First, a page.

Once school was out, my son actually started taking a little bit more responsibility for the community service requirement. I spent A LOT of time driving him around.
By the time he went to court in the middle of July, he had about half of the hours completed, but luckily for him, a lot of the people that he worked for gave him double hours, so that made up the difference. I wasn’t excited about him getting double hours because it seemed like he was getting more than he deserved, but I couldn’t say much about it. At least there were people willing to let him do community service for them.
The judge was glad that he got the service hours and not glad that he did so poorly at school. He said that the court was through babysitting him, though, and that he had to either be fully employed or enrolled in school when he went back to court in October, or he would go to juvenile detention for a long stay.
Afterward, my son said, “So, I have three months to get a job.”
I said, “You have about two weeks to get a job because I have to get you registered for school if you don’t get one.”
He told me not to register him for school because he wasn’t going to go whether he had a job, or not.
So, I didn’t register him. I was done fighting with him about school. If he didn’t get a job by October, then his stay in detention wasn’t going to be my problem.
With community service and court over with, he had very little motivation to do anything. So he spent the rest of the summer doing absolutely nothing. He did not look for a job and his main activity was pestering me for something to do.
When he was a little kid, wanting me to provide constant activities and entertainment, he would never let up on his quest until I finally came up with an acceptable idea, or sent him to his room because I couldn't stand it anymore. But, now that he was an angry unhappy teenager, if I didn’t come up with the solution to his boredom, he yelled at me and called me names. I would get so tired of him swearing at me and putting me down that getting out of bed every morning was getting harder and harder to do.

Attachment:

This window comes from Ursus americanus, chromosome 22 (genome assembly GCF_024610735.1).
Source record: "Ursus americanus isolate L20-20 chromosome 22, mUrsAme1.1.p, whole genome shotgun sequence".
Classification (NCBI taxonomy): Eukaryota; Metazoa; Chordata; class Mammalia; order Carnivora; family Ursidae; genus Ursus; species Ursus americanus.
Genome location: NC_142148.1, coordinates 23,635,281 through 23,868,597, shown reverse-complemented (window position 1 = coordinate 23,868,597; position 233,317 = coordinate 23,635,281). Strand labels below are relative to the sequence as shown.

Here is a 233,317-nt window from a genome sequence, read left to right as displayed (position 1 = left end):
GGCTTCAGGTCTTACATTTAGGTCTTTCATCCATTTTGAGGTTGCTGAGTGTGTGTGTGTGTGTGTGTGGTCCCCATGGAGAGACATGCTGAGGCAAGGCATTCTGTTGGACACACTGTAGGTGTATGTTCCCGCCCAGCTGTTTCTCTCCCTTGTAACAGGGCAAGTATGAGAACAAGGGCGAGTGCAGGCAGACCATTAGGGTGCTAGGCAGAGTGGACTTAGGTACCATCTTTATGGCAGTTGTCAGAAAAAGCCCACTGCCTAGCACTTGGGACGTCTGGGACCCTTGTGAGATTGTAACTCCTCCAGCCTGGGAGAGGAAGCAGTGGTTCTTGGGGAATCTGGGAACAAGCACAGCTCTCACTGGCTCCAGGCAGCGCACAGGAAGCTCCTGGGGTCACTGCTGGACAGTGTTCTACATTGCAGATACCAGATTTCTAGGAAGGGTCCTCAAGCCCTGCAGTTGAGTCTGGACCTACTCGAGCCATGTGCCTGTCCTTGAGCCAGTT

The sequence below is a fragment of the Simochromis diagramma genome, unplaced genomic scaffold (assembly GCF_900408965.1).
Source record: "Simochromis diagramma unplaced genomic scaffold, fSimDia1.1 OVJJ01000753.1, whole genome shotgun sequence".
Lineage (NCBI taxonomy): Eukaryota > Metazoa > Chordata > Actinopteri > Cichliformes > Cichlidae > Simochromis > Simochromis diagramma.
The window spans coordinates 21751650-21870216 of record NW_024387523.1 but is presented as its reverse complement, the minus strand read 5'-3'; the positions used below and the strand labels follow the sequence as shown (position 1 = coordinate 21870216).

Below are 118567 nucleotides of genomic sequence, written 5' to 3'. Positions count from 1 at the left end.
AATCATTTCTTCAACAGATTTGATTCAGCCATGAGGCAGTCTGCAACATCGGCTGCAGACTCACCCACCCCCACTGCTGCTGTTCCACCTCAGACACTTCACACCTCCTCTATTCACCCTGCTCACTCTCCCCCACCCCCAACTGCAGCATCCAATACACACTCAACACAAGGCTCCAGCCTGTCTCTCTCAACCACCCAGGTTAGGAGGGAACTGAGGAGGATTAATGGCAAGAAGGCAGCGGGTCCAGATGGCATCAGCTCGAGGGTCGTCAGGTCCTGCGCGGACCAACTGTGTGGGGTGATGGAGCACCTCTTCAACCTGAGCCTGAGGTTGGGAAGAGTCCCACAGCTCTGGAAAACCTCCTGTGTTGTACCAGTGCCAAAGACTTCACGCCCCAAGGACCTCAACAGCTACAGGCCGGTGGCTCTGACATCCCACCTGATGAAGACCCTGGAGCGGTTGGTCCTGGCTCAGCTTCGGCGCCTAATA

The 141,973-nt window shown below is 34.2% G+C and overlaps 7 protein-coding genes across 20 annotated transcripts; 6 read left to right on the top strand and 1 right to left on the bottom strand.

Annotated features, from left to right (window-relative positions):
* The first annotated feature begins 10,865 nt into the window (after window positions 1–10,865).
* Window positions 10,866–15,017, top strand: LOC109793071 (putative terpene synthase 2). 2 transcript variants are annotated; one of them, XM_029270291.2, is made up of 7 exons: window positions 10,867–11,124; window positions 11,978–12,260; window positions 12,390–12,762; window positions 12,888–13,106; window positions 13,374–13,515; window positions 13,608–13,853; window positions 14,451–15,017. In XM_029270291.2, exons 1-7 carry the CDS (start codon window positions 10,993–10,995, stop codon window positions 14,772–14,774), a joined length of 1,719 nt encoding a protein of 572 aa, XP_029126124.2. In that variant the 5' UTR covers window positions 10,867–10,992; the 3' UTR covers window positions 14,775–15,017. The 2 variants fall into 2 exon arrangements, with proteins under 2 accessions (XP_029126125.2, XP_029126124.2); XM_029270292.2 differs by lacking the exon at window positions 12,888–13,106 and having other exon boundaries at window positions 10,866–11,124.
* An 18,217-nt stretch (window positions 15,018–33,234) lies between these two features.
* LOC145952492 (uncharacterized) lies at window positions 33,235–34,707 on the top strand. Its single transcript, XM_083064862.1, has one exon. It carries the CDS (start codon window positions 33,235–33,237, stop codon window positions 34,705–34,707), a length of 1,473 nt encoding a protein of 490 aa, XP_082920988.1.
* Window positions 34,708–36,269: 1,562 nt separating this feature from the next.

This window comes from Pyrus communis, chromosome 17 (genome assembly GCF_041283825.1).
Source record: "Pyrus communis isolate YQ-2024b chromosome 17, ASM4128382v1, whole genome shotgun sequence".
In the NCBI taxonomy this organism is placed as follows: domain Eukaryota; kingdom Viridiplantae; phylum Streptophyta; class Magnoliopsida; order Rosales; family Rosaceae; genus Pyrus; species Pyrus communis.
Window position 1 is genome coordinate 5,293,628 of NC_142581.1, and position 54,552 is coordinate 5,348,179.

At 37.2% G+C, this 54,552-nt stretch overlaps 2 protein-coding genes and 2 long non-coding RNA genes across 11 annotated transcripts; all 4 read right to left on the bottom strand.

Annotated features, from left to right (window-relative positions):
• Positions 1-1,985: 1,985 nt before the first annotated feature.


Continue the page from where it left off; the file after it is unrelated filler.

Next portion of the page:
As the belittling went on and on, I would say, “Just remember that the next time you want to go do something fun with me, that you called me an f-ing b**** the day before and then don’t even bother asking.”
It was an awesome summer.
The best part was his birthday.
The plan was that he and a friend would go to a movie during the day. Then, that night, his father and I would take him and the friend to Chuck-a-Rama for dinner. It is one of his favorite places to eat. I invited his sponsor as a surprise. We were all looking forward to it.
At least I thought we ALL were.
Until, I was asked if his father and I could NOT go to the restaurant with him for his birthday dinner because when he was talking about it in front of some other friends, they invited themselves, but THEY didn’t want US (the parents) to go, too. He said it would have been rude of him to tell his friends that they couldn’t come.
Oh yes. So much more rude to tell your parents that THEY are un-invited to the celebration that they planned for you.
In the meantime, he said he wanted to have a Honey-baked Ham for his birthday. I said that it would be okay, but that the ham was going to be his gift. I guess he thought I was joking about that.
We drove to the Honey-baked Ham store and I bought him a $40.00 ham. He was so excited about it that he brought a plate and a fork with him from home and started eating the ham as soon as we got back into the truck. Then said, “this is not very good.”
I said, "That is your present, so hopefully it will taste better if you heat it up or have it on a sandwich with some cheese. That is all you are getting for your birthday this year.”
This must be when he realized I wasn't joking because he exploded with, “That is B*** Sh**!”
Well, he had already informed me that he wanted me to give him the money that I would have spent on the movie, and the money that we would have used at the restaurant with the original party plan so that he and these friends could use it to go bowling and then out to eat.
I felt that giving him a portion of that money was more than enough for this birthday and I let him go with all of these wonderful friends to celebrate his birthday without us.
It was not what I thought his 17th birthday would be like.
But, then again, nothing was turning out like I thought it would anymore.
I didn't know for sure if it ever would.